Daraa Al-Balad residents, regime agree temporary truce

Daraa Al-Balad residents, Syria regime agree temporary truce
2 min read
06 September, 2021
The Central Committee in Daraa Al-Balad in charge of negotiations with the regime has said they may accept a Russian-brokered deal.
Russia has threatened it will back a regime offensive against Daraa al-Balad [Getty]

A fragile calm has prevailed across the besieged Daraa Al-Balad city in southern Syria since Sunday night, after warring factions agreed to a temporary truce.

The city's Central Committee in charge of negotiating with regime forces has accepted a new truce after Russian pressure, according to local reports.

The conditions include rebels handing over weapons, setting up regime checkpoints around Daraa Al-Balad, and resettling some residents in northern Syria.

Activist Abu Muhammad Al-Hourani confirmed to The New Arab's Arabic-language site Al-Araby Al-Jadeed that a meeting took place between the Central Committee and the regime's security forces under Russian auspices, when a truce was agreed on until 10am  (7am GMT).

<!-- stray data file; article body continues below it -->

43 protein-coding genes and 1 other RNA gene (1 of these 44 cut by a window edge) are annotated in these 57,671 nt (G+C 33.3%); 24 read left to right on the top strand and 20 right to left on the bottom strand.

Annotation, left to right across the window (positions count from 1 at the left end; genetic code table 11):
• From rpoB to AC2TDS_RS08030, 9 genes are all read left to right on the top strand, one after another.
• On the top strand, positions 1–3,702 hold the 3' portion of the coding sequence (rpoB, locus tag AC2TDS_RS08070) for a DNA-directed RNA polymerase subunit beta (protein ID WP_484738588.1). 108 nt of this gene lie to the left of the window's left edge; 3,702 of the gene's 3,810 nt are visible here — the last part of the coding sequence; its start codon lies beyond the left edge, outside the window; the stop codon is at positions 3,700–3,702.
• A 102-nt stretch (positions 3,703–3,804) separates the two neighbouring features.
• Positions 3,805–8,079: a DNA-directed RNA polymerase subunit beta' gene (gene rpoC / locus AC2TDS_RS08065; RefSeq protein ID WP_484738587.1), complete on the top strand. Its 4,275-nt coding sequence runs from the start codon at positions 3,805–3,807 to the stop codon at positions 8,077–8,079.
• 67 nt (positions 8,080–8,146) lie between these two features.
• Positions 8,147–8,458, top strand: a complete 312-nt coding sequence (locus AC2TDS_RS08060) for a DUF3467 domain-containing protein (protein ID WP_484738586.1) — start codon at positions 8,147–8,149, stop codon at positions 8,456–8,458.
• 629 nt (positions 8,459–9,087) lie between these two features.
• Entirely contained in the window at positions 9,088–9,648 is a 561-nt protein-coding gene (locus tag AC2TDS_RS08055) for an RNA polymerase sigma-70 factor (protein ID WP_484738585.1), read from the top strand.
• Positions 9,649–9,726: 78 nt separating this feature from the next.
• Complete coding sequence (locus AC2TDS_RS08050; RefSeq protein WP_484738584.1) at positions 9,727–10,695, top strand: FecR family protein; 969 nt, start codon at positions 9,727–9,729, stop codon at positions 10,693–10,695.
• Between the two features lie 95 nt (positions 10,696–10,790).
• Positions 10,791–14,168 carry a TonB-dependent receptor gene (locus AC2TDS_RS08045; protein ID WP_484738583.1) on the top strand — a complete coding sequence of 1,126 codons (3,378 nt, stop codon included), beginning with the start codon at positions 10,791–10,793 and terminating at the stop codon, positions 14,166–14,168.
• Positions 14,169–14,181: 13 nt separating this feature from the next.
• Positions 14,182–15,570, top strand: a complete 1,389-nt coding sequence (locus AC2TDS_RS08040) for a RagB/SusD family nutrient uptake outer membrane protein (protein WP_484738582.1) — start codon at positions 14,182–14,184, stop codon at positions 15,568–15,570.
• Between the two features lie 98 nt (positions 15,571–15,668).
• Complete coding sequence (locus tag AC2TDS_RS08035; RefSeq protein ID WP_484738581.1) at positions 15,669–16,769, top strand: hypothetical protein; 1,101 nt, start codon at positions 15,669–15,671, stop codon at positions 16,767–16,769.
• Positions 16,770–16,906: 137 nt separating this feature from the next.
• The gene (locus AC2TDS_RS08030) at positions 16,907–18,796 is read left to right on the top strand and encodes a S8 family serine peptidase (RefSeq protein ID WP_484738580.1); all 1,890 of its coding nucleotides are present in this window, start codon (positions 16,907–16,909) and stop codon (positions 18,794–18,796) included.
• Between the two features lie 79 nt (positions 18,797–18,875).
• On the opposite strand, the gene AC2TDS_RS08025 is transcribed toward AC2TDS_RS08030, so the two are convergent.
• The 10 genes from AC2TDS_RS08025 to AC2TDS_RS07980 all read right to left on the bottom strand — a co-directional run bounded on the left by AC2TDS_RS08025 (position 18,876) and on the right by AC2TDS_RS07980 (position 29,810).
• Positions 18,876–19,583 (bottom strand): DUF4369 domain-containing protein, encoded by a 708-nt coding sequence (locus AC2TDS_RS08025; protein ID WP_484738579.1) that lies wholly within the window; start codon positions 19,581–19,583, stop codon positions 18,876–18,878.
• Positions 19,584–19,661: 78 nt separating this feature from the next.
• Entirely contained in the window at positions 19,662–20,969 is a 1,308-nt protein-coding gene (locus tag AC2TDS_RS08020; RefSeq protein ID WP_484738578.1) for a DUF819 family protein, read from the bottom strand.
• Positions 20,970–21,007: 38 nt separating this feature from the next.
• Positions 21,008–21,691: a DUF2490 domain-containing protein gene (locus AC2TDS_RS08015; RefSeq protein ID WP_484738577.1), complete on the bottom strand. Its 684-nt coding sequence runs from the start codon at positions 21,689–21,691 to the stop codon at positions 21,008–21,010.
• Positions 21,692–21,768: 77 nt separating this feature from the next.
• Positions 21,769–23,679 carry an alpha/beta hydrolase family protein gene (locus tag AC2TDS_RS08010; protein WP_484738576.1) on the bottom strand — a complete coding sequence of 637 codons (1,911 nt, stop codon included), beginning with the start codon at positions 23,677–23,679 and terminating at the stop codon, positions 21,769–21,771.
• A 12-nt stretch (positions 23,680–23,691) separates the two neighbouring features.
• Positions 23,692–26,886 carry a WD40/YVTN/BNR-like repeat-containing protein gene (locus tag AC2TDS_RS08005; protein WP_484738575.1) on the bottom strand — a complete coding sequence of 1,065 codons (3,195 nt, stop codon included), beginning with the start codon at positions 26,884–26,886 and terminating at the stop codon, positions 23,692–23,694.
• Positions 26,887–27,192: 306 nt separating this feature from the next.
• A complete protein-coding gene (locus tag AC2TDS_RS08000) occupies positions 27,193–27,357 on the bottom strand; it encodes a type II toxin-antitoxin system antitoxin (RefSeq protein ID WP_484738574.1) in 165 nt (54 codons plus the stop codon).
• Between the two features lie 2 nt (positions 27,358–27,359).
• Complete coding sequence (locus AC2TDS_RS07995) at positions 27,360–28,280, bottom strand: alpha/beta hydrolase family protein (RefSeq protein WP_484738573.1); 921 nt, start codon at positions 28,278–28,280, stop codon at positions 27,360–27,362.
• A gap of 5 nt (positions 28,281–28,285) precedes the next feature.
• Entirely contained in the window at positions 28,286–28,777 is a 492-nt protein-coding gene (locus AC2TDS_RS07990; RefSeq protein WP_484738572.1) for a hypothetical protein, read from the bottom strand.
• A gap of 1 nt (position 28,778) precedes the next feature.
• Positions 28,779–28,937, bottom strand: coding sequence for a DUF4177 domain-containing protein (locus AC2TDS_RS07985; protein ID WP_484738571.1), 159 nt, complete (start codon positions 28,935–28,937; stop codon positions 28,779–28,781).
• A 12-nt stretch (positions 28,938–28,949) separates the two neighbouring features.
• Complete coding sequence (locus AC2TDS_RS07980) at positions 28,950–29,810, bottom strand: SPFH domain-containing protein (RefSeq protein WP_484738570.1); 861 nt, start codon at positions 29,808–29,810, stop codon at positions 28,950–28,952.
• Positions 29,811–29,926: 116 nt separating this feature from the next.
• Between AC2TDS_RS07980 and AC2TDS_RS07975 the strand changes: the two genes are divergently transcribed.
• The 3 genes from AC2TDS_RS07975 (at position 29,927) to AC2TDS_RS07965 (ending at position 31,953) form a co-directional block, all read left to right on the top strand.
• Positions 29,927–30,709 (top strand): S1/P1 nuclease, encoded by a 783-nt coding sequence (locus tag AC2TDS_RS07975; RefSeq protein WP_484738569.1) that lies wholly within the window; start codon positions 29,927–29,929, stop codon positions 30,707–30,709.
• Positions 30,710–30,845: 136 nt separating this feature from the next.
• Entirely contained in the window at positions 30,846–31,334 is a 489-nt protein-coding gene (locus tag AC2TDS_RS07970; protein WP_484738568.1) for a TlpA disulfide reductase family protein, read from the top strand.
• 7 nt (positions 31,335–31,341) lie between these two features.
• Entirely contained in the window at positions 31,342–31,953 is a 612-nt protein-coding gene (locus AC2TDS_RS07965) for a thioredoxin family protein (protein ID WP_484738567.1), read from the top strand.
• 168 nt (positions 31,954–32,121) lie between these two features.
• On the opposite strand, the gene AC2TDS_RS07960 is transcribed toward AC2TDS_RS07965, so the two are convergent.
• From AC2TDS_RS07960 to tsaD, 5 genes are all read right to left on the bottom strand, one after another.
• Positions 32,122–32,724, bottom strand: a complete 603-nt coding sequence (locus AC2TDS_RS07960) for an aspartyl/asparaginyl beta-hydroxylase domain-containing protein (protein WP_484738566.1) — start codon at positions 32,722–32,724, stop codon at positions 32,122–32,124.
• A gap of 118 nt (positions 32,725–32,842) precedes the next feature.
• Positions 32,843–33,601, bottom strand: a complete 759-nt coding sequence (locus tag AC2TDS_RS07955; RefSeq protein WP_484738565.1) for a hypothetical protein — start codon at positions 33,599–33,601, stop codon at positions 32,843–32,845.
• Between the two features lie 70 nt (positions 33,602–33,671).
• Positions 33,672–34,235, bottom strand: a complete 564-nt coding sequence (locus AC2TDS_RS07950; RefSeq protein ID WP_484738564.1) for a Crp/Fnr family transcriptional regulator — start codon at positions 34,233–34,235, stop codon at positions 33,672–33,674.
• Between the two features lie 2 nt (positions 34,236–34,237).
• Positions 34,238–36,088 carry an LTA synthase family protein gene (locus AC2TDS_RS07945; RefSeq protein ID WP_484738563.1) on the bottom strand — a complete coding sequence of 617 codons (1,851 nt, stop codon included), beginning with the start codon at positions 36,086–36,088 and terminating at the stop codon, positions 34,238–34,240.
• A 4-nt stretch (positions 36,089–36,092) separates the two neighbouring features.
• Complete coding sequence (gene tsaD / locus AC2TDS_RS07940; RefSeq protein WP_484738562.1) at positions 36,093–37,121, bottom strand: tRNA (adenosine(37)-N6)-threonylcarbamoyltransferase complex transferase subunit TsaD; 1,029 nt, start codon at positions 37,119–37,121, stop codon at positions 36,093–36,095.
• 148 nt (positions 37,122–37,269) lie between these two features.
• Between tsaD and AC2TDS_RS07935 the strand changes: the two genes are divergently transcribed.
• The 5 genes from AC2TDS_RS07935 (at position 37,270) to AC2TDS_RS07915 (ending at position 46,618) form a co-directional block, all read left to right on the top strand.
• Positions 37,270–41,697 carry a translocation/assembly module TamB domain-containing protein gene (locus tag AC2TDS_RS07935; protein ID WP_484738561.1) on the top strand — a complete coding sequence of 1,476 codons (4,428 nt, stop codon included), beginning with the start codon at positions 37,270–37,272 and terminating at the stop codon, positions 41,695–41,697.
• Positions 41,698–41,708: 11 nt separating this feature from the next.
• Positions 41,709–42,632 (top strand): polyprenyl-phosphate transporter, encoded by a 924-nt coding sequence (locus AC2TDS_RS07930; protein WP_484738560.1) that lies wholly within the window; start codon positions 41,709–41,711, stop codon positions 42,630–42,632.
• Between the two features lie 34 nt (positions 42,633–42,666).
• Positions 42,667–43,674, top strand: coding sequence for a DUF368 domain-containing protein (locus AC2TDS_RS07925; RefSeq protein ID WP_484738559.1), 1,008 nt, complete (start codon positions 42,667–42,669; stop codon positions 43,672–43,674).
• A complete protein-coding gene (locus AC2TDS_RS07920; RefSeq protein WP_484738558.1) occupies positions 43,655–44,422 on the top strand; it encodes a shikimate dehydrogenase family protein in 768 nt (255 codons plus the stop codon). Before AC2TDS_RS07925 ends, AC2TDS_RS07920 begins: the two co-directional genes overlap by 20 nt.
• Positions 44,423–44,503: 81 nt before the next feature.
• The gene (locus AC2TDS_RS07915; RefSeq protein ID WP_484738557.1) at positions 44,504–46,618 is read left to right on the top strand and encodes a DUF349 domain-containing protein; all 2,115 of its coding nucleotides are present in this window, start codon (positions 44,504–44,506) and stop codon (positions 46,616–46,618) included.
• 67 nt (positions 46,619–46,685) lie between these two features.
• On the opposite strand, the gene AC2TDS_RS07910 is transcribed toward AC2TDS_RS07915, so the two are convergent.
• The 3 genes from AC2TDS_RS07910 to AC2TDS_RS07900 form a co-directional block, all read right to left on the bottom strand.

Al-Hourani said in the event the Central Committee rejected the regime’s conditions, bombardments of the town, supported by the Iranian militias, would intensify.

He explained that the regime wants its forces deployed inside Daraa Al-Balad, which is currently being controlled by rebels.

Other sources told Al-Araby Al-Jadeed that Russia threatened the Central Committee that it would back a regime offensive on the town if its conditions were not approved.

The prompted the committee to rethink its stance to avoid mass casualties among its residents.

Daraa Al-Balad was blockaded by regime forces on 25 June after its residents resisted an order to surrender their weapons and allow regime forces to search houses in the area.

A ceasefire came into effect on 1 September following a Russian-mediated agreement but has since been broken by regime forces.

The Syrian regime has placed  Daraa Al-Balad under a two-month siege, stopping humanitarian access to the area where around 20,000 people are living in dire conditions with scarce supplies of food and barely any medical care.